The control panel uses the Ultimarc MiniPAC encoder, making adding controllers such as trackballs or spinners easy to accomplish (there is an optional trackball add-on available from Dream Arcades). The control panel is solidly assembled, and felt more than capable of handling "enthusiastic" gameplay. One plus is the full use of quick-disconnects on the buttons and joysticks, allowing you to easily swap them out in the future, should you wish to do so.

The MiniPAC encoder

A Complete System

The Dream Arcades cabinets are available as "kits" or as "tables" — the latter including everything you would need for a full-blown MAME gaming system: PC, speakers, keyboard, mouse, and monitor.

The PC supplied with the review unit was a Dell PC, a Pentium III 450mhz machine with 128MB of RAM, a 6GB hard drive, and Windows 98SE as the operating system. The computer includes everything you would need: video card, built-in audio, and even an Ethernet LAN card. The unit comes with the OS preinstalled, as well as MAME32 and the three legal arcade ROMs available from the web site (Gridlee, Poly-Play, and Robby Roto). Also included is the Wincab jukebox software, a nice extra.

The Wincab jukebox software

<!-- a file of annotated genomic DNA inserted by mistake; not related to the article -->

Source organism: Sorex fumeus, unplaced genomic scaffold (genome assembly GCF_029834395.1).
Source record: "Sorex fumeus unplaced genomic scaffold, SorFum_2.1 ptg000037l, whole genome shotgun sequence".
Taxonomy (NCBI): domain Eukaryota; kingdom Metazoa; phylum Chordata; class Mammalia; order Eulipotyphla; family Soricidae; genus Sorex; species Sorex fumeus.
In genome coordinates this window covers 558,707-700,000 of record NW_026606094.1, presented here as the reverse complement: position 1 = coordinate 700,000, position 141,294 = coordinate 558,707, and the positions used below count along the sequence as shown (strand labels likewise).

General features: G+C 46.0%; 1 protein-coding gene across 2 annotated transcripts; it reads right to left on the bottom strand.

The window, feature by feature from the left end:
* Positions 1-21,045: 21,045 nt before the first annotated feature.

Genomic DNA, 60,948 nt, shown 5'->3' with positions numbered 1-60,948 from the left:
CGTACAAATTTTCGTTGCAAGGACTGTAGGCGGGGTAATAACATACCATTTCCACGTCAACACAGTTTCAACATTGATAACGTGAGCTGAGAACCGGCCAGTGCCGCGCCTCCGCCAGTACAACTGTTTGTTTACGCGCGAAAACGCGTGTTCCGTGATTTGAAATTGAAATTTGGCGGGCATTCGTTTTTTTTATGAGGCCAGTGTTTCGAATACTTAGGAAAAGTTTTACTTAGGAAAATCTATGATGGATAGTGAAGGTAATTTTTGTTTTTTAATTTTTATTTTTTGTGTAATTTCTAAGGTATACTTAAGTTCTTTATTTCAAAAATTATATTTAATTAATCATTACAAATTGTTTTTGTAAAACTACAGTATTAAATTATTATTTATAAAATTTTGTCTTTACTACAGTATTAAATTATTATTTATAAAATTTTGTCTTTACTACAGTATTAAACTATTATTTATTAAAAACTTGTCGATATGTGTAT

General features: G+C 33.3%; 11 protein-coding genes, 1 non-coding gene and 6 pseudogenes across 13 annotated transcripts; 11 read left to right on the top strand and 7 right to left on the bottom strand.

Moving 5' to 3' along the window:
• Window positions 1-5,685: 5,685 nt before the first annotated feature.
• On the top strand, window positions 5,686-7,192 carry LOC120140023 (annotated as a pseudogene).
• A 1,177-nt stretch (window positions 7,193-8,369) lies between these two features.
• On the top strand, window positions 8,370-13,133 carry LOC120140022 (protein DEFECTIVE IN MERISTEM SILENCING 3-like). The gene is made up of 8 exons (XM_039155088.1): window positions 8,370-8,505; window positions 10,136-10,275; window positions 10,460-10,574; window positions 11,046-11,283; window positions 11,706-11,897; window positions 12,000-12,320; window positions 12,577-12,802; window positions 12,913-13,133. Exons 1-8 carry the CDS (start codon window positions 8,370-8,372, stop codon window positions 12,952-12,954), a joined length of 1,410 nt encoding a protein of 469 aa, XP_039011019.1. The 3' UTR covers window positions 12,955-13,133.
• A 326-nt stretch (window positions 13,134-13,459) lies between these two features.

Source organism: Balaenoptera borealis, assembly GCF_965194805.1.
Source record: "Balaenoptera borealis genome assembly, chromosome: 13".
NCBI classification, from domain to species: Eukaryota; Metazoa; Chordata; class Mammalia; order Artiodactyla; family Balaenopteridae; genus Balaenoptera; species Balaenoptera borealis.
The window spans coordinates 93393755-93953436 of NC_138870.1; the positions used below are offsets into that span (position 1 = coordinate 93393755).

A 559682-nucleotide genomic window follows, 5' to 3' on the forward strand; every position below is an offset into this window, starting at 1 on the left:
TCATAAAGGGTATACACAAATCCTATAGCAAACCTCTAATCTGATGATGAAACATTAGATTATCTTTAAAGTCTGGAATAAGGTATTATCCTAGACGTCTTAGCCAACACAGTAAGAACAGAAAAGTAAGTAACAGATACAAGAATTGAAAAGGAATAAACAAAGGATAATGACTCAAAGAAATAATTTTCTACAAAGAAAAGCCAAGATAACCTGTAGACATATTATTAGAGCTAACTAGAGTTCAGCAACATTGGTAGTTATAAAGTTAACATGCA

This system provides enough horsepower to play older arcade titles (80's and early 90's games), although you'll definitely need a faster processor for newer games, and a much bigger hard drive if you want to install all available MAME ROMs (the current .89 set of MAME ROMs weighs in at nearly 30GB!) It's a good starter system, but a devoted MAME enthusiast will quickly want more than the system can deliver.

The monitor provided is a Dell 19" monitor, which fits quite nicely in the cabinet. About the only improvement I could think of is a "style" issue, and that would be to paint the monitor bezel black so it blends in better with the smoked plexiglass top. That's an extremely minor nit, however.

A PC monitor may not give as good of an "arcade perfect" picture as an actual arcade monitor, but it does allow for more resolutions, which is nice when playing vertical games on the landscape-orientation of the monitor in this cab (on a "head-to-head" cocktail cab, the controls would be at the top and bottom of the cab, meaning the monitor display would need to be in a vertical orientation.)

The speakers are generic stereo PC speakers (which is actually one more speaker than you need for many older games). A nice touch is the fact that they do not require an external "power brick" — just plug them into a power outlet and the audio out port on the PC.

The hardware all fits snugly into the cabinet (with very little room to spare!)

PC and speakers inside the cabinet

The entire cabinet is cooled by an 80mm fan on the back side of cab. It's powered by a power lead from the PC's power supply which has been routed out the back of the PC case.

Power lead for the cooling fan

The fan is fairly quiet: while this cocktail cabinet and PC will never be as totally silent as a real arcade cocktail game would be, it's certainly not noisy.

The Cooling fan, connected and ready to go